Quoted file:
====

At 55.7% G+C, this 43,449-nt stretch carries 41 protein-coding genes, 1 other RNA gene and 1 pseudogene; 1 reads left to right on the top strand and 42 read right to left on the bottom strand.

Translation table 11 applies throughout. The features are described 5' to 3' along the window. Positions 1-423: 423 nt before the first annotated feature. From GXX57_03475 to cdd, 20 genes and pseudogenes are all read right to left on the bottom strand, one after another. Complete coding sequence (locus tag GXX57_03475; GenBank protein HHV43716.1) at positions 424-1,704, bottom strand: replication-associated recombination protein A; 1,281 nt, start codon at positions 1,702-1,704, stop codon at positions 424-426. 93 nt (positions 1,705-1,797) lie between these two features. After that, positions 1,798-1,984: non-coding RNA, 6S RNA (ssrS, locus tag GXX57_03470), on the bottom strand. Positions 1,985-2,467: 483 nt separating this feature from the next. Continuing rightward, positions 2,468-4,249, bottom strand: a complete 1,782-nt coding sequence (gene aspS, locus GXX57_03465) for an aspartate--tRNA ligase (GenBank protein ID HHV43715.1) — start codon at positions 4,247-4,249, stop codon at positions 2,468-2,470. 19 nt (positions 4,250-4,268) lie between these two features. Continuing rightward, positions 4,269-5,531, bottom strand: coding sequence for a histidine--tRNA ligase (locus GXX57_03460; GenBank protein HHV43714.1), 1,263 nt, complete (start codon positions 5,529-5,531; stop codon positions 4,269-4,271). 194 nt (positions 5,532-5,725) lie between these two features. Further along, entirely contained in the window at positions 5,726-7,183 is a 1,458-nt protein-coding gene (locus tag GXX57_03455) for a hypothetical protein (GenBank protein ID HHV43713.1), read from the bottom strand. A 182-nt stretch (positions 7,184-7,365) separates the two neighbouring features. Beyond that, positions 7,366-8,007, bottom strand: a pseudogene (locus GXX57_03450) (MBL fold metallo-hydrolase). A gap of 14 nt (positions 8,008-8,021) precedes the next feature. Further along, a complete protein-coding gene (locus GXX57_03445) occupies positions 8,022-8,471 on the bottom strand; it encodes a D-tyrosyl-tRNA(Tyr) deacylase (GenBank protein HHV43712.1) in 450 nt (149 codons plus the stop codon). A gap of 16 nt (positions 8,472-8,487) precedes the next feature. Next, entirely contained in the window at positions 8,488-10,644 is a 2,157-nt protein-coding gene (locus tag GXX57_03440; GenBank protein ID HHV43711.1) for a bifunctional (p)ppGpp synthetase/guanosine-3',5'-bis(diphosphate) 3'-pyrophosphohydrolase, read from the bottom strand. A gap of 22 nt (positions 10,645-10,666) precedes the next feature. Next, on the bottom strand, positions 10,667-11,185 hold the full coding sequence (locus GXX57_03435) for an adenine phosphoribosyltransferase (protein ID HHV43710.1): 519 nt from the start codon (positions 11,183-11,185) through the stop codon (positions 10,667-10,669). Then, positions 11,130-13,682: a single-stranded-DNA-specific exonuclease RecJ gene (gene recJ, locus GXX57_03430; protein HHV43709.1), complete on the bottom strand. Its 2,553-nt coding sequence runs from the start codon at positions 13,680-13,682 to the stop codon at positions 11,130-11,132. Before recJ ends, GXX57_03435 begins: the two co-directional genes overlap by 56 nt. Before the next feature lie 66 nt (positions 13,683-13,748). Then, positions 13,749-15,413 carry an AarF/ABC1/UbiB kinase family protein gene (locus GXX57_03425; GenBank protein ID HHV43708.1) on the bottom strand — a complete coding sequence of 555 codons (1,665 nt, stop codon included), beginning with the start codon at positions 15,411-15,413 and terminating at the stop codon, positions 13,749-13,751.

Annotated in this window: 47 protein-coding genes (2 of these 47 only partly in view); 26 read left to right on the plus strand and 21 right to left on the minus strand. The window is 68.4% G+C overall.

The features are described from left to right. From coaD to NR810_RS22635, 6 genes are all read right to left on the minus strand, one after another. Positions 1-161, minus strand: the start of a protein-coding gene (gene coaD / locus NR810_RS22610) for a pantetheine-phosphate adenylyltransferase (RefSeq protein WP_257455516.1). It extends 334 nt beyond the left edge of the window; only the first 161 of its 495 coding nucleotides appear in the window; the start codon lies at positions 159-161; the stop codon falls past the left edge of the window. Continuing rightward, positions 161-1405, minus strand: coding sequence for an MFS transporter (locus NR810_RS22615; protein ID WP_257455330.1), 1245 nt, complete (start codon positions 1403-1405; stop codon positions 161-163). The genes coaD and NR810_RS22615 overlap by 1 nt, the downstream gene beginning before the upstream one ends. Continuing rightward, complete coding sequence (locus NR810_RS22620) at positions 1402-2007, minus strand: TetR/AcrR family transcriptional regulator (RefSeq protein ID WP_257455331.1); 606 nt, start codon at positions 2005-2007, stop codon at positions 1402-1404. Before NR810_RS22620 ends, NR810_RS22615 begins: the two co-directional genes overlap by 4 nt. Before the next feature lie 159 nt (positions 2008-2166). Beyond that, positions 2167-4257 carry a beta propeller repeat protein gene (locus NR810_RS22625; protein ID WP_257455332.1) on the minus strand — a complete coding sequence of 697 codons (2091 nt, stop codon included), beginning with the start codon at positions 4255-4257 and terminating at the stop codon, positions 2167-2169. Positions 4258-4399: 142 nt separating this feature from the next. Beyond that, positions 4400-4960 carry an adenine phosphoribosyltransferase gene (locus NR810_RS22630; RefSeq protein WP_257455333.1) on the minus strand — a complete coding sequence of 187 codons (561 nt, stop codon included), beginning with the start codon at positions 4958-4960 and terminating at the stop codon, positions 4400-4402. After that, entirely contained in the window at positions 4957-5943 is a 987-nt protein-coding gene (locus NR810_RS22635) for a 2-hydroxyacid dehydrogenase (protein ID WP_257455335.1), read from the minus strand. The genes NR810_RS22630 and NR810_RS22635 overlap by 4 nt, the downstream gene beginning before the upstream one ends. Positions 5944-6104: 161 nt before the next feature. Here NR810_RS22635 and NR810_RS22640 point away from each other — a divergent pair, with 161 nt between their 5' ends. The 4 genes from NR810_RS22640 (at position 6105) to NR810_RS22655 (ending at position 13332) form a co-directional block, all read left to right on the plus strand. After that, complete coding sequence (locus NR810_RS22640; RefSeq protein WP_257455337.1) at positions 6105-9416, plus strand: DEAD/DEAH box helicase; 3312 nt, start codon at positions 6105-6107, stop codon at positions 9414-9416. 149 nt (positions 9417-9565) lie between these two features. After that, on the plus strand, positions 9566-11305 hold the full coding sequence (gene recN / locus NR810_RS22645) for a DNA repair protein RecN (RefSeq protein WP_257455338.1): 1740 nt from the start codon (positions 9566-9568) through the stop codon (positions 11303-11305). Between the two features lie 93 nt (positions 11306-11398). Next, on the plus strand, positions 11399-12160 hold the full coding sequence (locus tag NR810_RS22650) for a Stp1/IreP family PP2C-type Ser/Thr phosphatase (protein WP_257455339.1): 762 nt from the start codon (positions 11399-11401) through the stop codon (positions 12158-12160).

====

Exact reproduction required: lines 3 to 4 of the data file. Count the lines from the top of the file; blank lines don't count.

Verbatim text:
Annotated in this window: 47 protein-coding genes (2 of these 47 only partly in view); 26 read left to right on the plus strand and 21 right to left on the minus strand. The window is 68.4% G+C overall.

The features are described from left to right. From coaD to NR810_RS22635, 6 genes are all read right to left on the minus strand, one after another. Positions 1-161, minus strand: the start of a protein-coding gene (gene coaD / locus NR810_RS22610) for a pantetheine-phosphate adenylyltransferase (RefSeq protein WP_257455516.1). It extends 334 nt beyond the left edge of the window; only the first 161 of its 495 coding nucleotides appear in the window; the start codon lies at positions 159-161; the stop codon falls past the left edge of the window. Continuing rightward, positions 161-1405, minus strand: coding sequence for an MFS transporter (locus NR810_RS22615; protein ID WP_257455330.1), 1245 nt, complete (start codon positions 1403-1405; stop codon positions 161-163). The genes coaD and NR810_RS22615 overlap by 1 nt, the downstream gene beginning before the upstream one ends. Continuing rightward, complete coding sequence (locus NR810_RS22620) at positions 1402-2007, minus strand: TetR/AcrR family transcriptional regulator (RefSeq protein ID WP_257455331.1); 606 nt, start codon at positions 2005-2007, stop codon at positions 1402-1404. Before NR810_RS22620 ends, NR810_RS22615 begins: the two co-directional genes overlap by 4 nt. Before the next feature lie 159 nt (positions 2008-2166). Beyond that, positions 2167-4257 carry a beta propeller repeat protein gene (locus NR810_RS22625; protein ID WP_257455332.1) on the minus strand — a complete coding sequence of 697 codons (2091 nt, stop codon included), beginning with the start codon at positions 4255-4257 and terminating at the stop codon, positions 2167-2169. Positions 4258-4399: 142 nt separating this feature from the next. Beyond that, positions 4400-4960 carry an adenine phosphoribosyltransferase gene (locus NR810_RS22630; RefSeq protein WP_257455333.1) on the minus strand — a complete coding sequence of 187 codons (561 nt, stop codon included), beginning with the start codon at positions 4958-4960 and terminating at the stop codon, positions 4400-4402. After that, entirely contained in the window at positions 4957-5943 is a 987-nt protein-coding gene (locus NR810_RS22635) for a 2-hydroxyacid dehydrogenase (protein ID WP_257455335.1), read from the minus strand. The genes NR810_RS22630 and NR810_RS22635 overlap by 4 nt, the downstream gene beginning before the upstream one ends. Positions 5944-6104: 161 nt before the next feature. Here NR810_RS22635 and NR810_RS22640 point away from each other — a divergent pair, with 161 nt between their 5' ends. The 4 genes from NR810_RS22640 (at position 6105) to NR810_RS22655 (ending at position 13332) form a co-directional block, all read left to right on the plus strand. After that, complete coding sequence (locus NR810_RS22640; RefSeq protein WP_257455337.1) at positions 6105-9416, plus strand: DEAD/DEAH box helicase; 3312 nt, start codon at positions 6105-6107, stop codon at positions 9414-9416. 149 nt (positions 9417-9565) lie between these two features. After that, on the plus strand, positions 9566-11305 hold the full coding sequence (gene recN / locus NR810_RS22645) for a DNA repair protein RecN (RefSeq protein WP_257455338.1): 1740 nt from the start codon (positions 9566-9568) through the stop codon (positions 11303-11305). Between the two features lie 93 nt (positions 11306-11398). Next, on the plus strand, positions 11399-12160 hold the full coding sequence (locus tag NR810_RS22650) for a Stp1/IreP family PP2C-type Ser/Thr phosphatase (protein WP_257455339.1): 762 nt from the start codon (positions 11399-11401) through the stop codon (positions 12158-12160).